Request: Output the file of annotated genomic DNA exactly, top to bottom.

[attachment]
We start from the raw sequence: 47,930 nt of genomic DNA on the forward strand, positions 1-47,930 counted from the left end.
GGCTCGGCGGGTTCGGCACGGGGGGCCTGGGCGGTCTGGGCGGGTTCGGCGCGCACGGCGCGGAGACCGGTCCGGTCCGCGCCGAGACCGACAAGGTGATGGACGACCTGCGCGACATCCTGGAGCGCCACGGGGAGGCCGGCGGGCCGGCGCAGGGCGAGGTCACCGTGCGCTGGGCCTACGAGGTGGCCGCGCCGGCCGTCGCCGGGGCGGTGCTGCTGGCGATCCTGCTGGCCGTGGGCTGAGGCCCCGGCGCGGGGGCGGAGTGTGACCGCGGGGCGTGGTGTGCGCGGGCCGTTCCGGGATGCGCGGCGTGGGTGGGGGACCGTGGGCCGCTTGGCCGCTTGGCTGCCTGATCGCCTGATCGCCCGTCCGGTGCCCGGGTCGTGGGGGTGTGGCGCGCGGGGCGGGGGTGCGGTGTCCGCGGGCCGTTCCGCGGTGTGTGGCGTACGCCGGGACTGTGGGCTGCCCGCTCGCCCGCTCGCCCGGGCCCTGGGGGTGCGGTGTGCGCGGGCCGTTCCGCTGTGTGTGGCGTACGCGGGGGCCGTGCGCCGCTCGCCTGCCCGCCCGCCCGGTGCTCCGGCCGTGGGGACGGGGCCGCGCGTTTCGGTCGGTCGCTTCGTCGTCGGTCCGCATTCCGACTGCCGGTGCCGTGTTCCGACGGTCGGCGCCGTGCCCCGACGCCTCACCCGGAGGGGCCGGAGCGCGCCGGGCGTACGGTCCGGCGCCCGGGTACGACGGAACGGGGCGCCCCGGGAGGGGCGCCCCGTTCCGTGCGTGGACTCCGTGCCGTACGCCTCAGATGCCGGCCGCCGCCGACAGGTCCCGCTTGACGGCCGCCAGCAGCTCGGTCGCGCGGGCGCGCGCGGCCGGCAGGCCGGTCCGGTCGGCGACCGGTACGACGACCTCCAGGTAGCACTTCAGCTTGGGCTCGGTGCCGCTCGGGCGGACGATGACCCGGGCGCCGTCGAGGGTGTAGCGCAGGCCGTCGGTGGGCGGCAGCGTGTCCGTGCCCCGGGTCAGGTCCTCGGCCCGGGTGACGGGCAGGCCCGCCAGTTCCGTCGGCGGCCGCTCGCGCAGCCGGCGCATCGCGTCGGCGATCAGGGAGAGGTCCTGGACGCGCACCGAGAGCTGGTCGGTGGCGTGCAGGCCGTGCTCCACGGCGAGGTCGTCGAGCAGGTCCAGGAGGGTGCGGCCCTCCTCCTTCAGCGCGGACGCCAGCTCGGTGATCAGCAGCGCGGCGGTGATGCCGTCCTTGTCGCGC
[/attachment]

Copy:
We start from the raw sequence: 47,930 nt of genomic DNA on the forward strand, positions 1-47,930 counted from the left end.
GGCTCGGCGGGTTCGGCACGGGGGGCCTGGGCGGTCTGGGCGGGTTCGGCGCGCACGGCGCGGAGACCGGTCCGGTCCGCGCCGAGACCGACAAGGTGATGGACGACCTGCGCGACATCCTGGAGCGCCACGGGGAGGCCGGCGGGCCGGCGCAGGGCGAGGTCACCGTGCGCTGGGCCTACGAGGTGGCCGCGCCGGCCGTCGCCGGGGCGGTGCTGCTGGCGATCCTGCTGGCCGTGGGCTGAGGCCCCGGCGCGGGGGCGGAGTGTGACCGCGGGGCGTGGTGTGCGCGGGCCGTTCCGGGATGCGCGGCGTGGGTGGGGGACCGTGGGCCGCTTGGCCGCTTGGCTGCCTGATCGCCTGATCGCCCGTCCGGTGCCCGGGTCGTGGGGGTGTGGCGCGCGGGGCGGGGGTGCGGTGTCCGCGGGCCGTTCCGCGGTGTGTGGCGTACGCCGGGACTGTGGGCTGCCCGCTCGCCCGCTCGCCCGGGCCCTGGGGGTGCGGTGTGCGCGGGCCGTTCCGCTGTGTGTGGCGTACGCGGGGGCCGTGCGCCGCTCGCCTGCCCGCCCGCCCGGTGCTCCGGCCGTGGGGACGGGGCCGCGCGTTTCGGTCGGTCGCTTCGTCGTCGGTCCGCATTCCGACTGCCGGTGCCGTGTTCCGACGGTCGGCGCCGTGCCCCGACGCCTCACCCGGAGGGGCCGGAGCGCGCCGGGCGTACGGTCCGGCGCCCGGGTACGACGGAACGGGGCGCCCCGGGAGGGGCGCCCCGTTCCGTGCGTGGACTCCGTGCCGTACGCCTCAGATGCCGGCCGCCGCCGACAGGTCCCGCTTGACGGCCGCCAGCAGCTCGGTCGCGCGGGCGCGCGCGGCCGGCAGGCCGGTCCGGTCGGCGACCGGTACGACGACCTCCAGGTAGCACTTCAGCTTGGGCTCGGTGCCGCTCGGGCGGACGATGACCCGGGCGCCGTCGAGGGTGTAGCGCAGGCCGTCGGTGGGCGGCAGCGTGTCCGTGCCCCGGGTCAGGTCCTCGGCCCGGGTGACGGGCAGGCCCGCCAGTTCCGTCGGCGGCCGCTCGCGCAGCCGGCGCATCGCGTCGGCGATCAGGGAGAGGTCCTGGACGCGCACCGAGAGCTGGTCGGTGGCGTGCAGGCCGTGCTCCACGGCGAGGTCGTCGAGCAGGTCCAGGAGGGTGCGGCCCTCCTCCTTCAGCGCGGACGCCAGCTCGGTGATCAGCAGCGCGGCGGTGATGCCGTCCTTGTCGCGC